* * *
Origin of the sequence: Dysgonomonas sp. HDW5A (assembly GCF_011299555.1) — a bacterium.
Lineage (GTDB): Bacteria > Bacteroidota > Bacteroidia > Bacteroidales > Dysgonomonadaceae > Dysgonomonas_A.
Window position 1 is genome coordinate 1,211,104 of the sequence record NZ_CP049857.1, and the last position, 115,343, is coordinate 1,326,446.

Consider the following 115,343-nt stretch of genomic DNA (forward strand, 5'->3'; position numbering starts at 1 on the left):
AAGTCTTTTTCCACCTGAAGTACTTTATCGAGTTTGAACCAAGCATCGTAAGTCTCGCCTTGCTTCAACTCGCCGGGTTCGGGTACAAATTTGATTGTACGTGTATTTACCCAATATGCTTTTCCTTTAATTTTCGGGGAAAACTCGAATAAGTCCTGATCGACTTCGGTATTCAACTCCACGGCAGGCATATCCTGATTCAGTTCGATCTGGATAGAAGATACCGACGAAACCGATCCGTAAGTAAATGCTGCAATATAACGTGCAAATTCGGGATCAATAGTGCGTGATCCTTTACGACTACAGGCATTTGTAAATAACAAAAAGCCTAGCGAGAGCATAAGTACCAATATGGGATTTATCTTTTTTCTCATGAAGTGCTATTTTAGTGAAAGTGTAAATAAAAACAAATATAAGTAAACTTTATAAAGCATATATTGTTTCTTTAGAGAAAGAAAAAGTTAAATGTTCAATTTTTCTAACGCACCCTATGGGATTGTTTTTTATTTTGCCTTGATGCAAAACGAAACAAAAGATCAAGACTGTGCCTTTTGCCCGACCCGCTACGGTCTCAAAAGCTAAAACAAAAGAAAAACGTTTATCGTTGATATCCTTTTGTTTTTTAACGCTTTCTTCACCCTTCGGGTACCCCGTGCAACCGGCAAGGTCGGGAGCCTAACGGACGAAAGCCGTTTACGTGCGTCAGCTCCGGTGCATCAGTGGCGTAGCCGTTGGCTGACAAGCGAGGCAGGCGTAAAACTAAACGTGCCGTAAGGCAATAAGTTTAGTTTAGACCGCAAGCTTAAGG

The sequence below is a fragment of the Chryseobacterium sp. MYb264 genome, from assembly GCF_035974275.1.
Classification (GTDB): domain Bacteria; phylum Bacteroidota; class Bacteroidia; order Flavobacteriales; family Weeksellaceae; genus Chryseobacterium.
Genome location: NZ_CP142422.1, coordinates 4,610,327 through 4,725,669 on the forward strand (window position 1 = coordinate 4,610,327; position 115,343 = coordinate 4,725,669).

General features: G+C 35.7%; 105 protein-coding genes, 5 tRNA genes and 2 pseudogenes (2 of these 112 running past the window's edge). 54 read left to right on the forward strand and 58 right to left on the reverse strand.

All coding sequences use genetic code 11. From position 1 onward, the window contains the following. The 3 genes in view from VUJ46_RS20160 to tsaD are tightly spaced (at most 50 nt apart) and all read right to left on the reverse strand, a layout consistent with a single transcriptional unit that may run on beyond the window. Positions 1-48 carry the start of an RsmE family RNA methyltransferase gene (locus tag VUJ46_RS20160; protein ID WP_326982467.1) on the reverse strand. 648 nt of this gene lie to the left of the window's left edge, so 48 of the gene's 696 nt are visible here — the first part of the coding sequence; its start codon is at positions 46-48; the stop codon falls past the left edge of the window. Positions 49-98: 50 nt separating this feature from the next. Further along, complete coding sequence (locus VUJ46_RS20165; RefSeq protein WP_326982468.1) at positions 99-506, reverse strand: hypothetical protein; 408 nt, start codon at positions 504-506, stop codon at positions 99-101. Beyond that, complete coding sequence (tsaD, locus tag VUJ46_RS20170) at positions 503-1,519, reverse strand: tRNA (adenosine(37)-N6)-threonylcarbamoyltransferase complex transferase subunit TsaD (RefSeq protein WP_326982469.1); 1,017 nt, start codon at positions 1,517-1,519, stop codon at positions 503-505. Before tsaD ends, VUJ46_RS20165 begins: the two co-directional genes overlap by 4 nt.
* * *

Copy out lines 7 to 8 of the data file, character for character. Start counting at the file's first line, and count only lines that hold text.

Classification (GTDB): domain Bacteria; phylum Bacteroidota; class Bacteroidia; order Flavobacteriales; family Weeksellaceae; genus Chryseobacterium.
Genome location: NZ_CP142422.1, coordinates 4,610,327 through 4,725,669 on the forward strand (window position 1 = coordinate 4,610,327; position 115,343 = coordinate 4,725,669).